In summary, I think this is a good bill, but why don't you have a little more political guts and why don't you go a little step further?
Ms. Anne McLellan: Let me start and first thank Mr. Bellehumeur for his, I think, general support of what we're doing here.
Obviously, I am well aware of the members' views in relation to criminalizing simple membership. I can assure every member of this committee that we have looked at every possible approach and have talked to a wide range of people in relation to the possible criminalization of simple membership. We reached a conclusion, after much study, that in fact this was not the best way to go, and there are a number of reasons for that. In fact, we reached the conclusion that the approach we have is much more comprehensive. When we talk about the criminalizing of participation in and contribution to a criminal organization, we believe this is more comprehensive than dealing with the issue of mere membership.
People should also keep in mind that we've looked at other examples around the world. In fact, we believe there is only one jurisdiction in the world that has ever criminalized simple membership in a so-called criminal organization. Most democracies have not chosen to take that approach, whether they have rights documents or not, for the obvious reason, and you will probably hear this from some in your round tables, that the criminalization of simple membership could lead to possible abuse and overly wide application by those who would be investigating alleged membership offences.
It is a balance, I would be the first to concede that. But we feel the approach we have taken is one that is responsible in a free and democratic society. It reflects the right balance. It gets at the right problems. It is comprehensive. It will be effective. And while there are some who say membership would be nice, I think generally we have very strong support for the approach here. You heard that when this bill was introduced, and I think you will continue to hear that from the chiefs of police and the front-line officers who have to enforce these laws on a daily basis.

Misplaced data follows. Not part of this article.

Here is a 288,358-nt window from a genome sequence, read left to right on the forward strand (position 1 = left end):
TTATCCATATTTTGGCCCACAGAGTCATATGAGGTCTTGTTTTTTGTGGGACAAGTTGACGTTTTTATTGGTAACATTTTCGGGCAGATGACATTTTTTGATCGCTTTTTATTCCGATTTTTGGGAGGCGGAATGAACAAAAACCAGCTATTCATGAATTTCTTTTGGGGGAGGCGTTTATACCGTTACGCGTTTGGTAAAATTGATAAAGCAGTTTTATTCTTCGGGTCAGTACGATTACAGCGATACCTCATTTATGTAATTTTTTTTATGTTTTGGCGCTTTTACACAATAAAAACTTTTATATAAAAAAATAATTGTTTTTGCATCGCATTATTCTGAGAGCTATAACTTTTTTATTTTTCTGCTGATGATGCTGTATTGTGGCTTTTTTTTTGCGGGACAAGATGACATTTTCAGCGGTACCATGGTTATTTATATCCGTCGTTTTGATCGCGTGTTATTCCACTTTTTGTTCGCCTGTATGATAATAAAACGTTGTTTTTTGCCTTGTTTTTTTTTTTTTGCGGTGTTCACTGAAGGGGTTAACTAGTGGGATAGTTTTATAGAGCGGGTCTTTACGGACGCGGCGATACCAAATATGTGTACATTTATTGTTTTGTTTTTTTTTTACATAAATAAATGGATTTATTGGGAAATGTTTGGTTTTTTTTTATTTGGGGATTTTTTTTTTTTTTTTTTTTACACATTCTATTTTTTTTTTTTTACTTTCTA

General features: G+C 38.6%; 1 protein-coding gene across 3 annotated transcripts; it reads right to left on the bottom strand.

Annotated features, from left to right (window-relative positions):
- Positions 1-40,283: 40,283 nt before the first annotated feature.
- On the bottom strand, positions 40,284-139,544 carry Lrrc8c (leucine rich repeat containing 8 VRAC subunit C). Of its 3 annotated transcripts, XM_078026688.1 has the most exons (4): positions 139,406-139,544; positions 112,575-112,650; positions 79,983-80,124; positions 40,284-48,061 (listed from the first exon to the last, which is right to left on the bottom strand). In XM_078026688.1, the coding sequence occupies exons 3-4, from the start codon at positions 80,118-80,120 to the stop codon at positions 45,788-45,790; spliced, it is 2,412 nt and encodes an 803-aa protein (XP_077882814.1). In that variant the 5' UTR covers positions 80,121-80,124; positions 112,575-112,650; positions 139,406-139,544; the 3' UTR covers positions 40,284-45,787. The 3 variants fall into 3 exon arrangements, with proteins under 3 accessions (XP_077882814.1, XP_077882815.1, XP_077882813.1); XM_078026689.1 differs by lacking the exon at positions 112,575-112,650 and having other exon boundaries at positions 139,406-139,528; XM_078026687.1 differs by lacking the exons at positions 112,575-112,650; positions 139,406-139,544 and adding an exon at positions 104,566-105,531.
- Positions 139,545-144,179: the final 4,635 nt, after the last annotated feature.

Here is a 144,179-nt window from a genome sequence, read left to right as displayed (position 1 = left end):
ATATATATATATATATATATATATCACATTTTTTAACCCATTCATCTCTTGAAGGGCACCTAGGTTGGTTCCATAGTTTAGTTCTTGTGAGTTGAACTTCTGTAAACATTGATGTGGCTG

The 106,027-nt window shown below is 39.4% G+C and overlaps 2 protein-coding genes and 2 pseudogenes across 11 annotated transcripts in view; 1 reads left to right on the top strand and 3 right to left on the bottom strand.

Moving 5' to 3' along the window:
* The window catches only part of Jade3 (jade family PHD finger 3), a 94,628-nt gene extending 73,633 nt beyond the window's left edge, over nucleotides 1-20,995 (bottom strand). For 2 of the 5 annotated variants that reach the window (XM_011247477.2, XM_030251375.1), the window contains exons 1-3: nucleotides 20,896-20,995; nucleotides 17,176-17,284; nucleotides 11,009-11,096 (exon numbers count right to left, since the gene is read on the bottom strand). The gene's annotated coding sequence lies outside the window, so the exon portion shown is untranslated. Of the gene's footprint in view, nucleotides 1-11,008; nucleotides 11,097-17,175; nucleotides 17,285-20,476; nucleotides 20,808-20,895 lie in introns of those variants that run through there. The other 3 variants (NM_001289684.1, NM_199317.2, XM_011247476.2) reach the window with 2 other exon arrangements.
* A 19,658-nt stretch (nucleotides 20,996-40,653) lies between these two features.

The Chair: Thank you very much.
Mr. Blaikie, one question.
Mr. Bill Blaikie (Winnipeg—Transcona, NDP): If this has come up already, I apologize, but at one point it was raised in the House during the initial debate at second reading whether or not there would be a willingness to explicitly extend the provisions for protection of members of Parliament, etc., to provincial MLAs, provincial attorneys general, things like that. I wonder if the minister could indicate whether they would be open to an amendment that would do that.
Ms. Anne McLellan: In my remarks I mentioned that I know some members—obviously yourself, Mr. Blaikie—have raised that issue. Certainly I am open to hearing the views of the committee in this regard. We have, as you know, in the legislation a list of those we view as justice system participants, and there may be some merit in considering a limited expansion of that list. But keep in mind that we are focusing here on justice system participants and those who play a role in the administration of criminal justice.